...let me preface this by saying, I'm learning to put some distance of a few days, before I comment about a book. That way the initial euphoria that I might have, can dissipate.
I still like this book, hell, I love it. Your mileage may vary. First, you have to love crime fiction and second, you have to have a strong stomach. Any casual readers will shriek and run like The Missus did at the altar, some seventeen years ago.
The protagonist cleans up death and crime scenes, and the scenes in the book are just a tad stronger than your typical CSI episode, rendered more vivid because Huston engages all of your senses (as opposed to just the video and audio of TV).
The jobs that Mike Rowe does on that Discovery Channel show are a very close second to the labors that protagonist endures, but the book's hero wins the "ugh, hells (sic) no!" competition, easily. Mind you, this isn't a book review, I just wanted to talk about the writing style that Charlie Huston uses, which forces you to really pay attention to the dialogue-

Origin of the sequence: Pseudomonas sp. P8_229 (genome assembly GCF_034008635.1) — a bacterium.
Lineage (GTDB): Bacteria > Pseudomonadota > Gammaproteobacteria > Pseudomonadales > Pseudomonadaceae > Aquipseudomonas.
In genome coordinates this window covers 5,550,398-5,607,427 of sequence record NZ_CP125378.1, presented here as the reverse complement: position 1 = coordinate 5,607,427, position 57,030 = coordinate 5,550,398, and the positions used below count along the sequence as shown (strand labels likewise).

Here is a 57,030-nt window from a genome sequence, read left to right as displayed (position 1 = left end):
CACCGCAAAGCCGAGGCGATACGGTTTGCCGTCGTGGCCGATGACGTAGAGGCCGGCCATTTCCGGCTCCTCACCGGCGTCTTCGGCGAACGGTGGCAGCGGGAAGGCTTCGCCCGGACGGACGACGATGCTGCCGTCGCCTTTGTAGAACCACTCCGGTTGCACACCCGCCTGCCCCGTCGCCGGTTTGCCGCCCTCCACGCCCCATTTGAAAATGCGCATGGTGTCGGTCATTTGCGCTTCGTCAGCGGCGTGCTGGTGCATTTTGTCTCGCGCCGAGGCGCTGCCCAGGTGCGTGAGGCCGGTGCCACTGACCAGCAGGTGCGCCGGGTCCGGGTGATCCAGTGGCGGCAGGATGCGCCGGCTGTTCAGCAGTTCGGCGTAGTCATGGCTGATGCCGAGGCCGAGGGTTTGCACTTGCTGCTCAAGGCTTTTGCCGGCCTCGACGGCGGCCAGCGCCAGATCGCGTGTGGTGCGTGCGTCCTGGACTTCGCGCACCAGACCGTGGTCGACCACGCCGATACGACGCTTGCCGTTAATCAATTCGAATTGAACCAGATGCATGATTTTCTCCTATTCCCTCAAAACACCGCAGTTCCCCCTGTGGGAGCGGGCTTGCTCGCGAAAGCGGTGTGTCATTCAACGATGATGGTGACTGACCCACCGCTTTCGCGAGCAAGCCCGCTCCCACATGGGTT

The guy with the fauxhawk showed me his blade, a slight crust of dry blood gummed at the hilt.
--Say that again? Say it. About to go Bruce Lee on your ass here, you keep talking about my moms.
I put my back to the door and shifted the carrier of cleaning gear so that I held it in front of me.
--Hey, no, all done, I'm not saying anything.
He took a step, twirled the knife.
--I fucking thought not, asshole.
--Did it hurt?
He stopped walking, the knife stopped twirling.
I spoke very slowly.
--When. You. Thought. Did it hurt? Like because you're not good at it, I mean.
That's it. No quotation marks and often no references as to just who is talking. It is annoying as hell at the beginning and some of the dialogue exchanges will not make sense unless you read it twice. The beauty of this method is that the dialogue is king and there's absolutely no way around this.
You have to re-read, you have to measure the words of each and every character, or you'll get lost like a GPS that has been hacked by your work rival. There's no speed reading with this book, there's no page skipping and I imagine, the manuscript must have burned out an editor...or five.